Used aphrodisiacs in the last month

 No

2088 (83.2)

756 (77.5)

 

 Yes

421 (16.8)

220 (22.5)

1.44 (1.20–1.73)

Awareness of HIV/AIDS

 No

753 (30.0)

401 (41.1)

 

 Yes

1756 (70.0)

575 (58.9)

0.61 (0.53–0.72)

Awareness of VCT

 No

2049 (81.7)

828 (84.8)

 

 Yes

460 (18.3)

148 (15.2)

0.80 (0.65–0.97)

Received HIV testing

 No

2361 (94.1)

945 (96.8)

 

 Yes

148 (5.9)

31 (3.2)

0.52 (0.35–0.78)

Notes: a OR odds ratio, CI confidence interval. Univariate regression was used to calculate the odds of HIV and syphilis infection and other behavioral risk factors for infection, associated with the dependent variable was sex partner status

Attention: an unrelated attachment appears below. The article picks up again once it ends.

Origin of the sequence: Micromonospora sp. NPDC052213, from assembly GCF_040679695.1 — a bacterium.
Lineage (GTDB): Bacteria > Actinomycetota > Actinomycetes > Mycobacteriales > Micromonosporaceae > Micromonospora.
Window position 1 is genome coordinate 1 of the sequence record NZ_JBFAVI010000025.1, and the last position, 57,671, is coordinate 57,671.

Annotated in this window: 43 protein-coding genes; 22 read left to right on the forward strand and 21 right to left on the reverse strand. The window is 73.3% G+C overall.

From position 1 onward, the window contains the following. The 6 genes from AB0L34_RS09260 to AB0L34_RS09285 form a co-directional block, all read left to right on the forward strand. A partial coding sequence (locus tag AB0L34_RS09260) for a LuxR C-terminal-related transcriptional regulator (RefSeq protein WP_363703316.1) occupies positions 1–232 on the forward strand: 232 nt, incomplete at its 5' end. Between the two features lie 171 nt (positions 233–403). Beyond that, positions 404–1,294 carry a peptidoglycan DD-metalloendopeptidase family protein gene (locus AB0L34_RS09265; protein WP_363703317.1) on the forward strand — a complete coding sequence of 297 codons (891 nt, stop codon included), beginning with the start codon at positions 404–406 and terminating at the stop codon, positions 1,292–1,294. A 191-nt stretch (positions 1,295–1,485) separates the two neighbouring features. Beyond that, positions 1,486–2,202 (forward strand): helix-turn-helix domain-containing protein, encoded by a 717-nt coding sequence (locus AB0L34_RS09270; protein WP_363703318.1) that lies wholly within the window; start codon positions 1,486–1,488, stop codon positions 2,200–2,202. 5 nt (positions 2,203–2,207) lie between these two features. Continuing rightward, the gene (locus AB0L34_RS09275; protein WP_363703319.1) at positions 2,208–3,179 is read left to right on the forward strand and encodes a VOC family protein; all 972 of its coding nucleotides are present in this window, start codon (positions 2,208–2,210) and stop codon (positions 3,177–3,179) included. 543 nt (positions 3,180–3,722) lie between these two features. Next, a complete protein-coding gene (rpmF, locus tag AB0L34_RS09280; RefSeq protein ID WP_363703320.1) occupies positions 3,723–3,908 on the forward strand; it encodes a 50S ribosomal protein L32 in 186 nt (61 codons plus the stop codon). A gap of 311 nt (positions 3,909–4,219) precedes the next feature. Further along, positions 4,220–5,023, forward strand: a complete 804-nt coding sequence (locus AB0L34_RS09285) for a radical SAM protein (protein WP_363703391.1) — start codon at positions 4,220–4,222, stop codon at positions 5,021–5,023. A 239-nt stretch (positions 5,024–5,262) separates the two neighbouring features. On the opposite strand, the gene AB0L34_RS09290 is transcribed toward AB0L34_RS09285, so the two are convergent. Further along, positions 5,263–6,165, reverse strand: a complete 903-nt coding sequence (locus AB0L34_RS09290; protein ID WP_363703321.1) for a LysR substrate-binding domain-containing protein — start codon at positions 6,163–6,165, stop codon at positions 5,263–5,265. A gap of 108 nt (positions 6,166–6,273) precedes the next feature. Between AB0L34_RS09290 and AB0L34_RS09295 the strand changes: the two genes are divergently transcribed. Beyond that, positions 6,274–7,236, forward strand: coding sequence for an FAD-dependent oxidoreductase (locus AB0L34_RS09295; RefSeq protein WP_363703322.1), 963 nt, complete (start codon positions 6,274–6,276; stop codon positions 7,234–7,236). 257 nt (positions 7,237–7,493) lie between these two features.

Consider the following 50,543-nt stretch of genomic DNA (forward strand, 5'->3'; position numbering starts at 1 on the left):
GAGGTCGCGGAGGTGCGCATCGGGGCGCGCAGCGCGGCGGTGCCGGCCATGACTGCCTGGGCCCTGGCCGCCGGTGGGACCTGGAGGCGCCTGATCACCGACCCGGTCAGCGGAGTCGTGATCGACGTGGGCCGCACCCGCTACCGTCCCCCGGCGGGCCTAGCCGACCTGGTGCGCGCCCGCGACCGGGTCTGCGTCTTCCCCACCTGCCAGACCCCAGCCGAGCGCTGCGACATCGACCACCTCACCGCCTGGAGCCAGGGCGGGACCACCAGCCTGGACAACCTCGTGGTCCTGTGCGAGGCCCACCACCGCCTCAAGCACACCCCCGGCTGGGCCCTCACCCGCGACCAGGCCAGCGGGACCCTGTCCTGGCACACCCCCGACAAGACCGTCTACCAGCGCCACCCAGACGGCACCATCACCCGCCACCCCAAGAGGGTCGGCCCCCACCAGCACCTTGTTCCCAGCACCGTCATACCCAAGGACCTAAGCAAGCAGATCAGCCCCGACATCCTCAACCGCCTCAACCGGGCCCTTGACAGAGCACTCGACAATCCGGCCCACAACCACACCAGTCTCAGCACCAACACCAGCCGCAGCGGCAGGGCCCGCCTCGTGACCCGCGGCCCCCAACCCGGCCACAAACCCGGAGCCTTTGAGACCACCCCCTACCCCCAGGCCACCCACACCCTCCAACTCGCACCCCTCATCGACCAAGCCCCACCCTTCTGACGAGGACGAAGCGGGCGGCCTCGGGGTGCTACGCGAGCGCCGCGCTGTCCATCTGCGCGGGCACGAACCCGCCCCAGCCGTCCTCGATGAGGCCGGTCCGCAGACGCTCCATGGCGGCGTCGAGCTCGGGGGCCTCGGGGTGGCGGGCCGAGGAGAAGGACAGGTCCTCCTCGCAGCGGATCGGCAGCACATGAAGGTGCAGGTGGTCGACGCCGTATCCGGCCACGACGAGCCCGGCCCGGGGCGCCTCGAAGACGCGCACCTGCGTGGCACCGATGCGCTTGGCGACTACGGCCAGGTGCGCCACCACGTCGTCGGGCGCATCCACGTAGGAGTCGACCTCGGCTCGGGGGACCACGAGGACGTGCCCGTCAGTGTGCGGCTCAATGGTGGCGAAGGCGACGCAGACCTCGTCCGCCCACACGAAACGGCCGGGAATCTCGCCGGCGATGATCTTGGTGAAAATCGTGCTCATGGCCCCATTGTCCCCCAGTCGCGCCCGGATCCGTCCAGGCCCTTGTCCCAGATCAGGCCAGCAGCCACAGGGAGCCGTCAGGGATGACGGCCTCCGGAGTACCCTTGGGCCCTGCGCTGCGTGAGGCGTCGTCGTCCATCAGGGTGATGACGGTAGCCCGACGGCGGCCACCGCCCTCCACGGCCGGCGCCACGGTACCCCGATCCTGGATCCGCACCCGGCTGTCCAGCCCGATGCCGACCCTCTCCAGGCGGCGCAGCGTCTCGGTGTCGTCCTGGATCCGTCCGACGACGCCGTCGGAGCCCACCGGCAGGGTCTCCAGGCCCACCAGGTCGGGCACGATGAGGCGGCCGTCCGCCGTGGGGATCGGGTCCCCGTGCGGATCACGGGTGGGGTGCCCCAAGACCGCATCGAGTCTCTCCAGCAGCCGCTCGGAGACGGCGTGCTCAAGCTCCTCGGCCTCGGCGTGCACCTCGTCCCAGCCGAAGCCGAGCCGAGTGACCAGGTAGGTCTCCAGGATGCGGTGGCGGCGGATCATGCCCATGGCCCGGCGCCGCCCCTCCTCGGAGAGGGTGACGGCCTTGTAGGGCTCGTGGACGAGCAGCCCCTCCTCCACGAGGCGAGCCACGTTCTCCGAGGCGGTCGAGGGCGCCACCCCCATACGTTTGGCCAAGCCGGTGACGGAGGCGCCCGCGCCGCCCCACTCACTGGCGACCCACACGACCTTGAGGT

Table 3 presents the unadjusted and adjusted effects of steady sex partner status on the odds of HIV and syphilis infection and associated risk behaviors among the male clients. Adjusted odds ratios (AOR) were calculated by adjusting for major socio-demographic and health statuses, including age, ethnicity, years of education, occupation, self-reported health status, chronic disease, and erectile dysfunction. After adjustments, older male clients who had no steady sex partner had 34% lower odds of having had heterosexual intercourses in last month (AOR: 0.66, 95% CI: 0.56–0.79), over three times the odds of having had non-commercial casual sex partners in the last month (AOR: 3.29, 95% CI: 2.42–4.46), 31% higher odds of having a history of commercial sex >10 years (AOR: 1.31, 95% CI: 1.12–1.53), 53% higher odds of having had more than two incidences of commercial sex in the last month (AOR: 1.53, 95% CI: 1.19–1.96), 40% higher odds of aphrodisiac use in the last month (AOR: 1.40, 95% CI: 1.16–1.70), 25% lower odds of having awareness of HIV/AIDS (AOR: 0.75, 95% CI: 0.64–0.88), 35% lower odds of having received HIV tests (AOR: 0.65, 95% CI: 0.44–0.98), 53% higher odds of having a syphilis infection (AOR: 1.53, 95% CI: 1.02–2.30), and 90% higher odds of having an HIV infection (AOR: 1.90, 95% CI: 1.27–2.86). No significant differences between the two groups were found in the other study variables, including average charge per sex act, having had commercial sex in the last month, having had unprotected sex with FSWs in last month, and awareness of VCT. HIV and syphilis prevalence among the age groups of 50–59 years, 60–69 years, and ≥70 years were 3.1%, 2.8%, and 4.0% (P > 0.05), and 2.6%, 2.9%, and 3.5% (P > 0.05), respectively.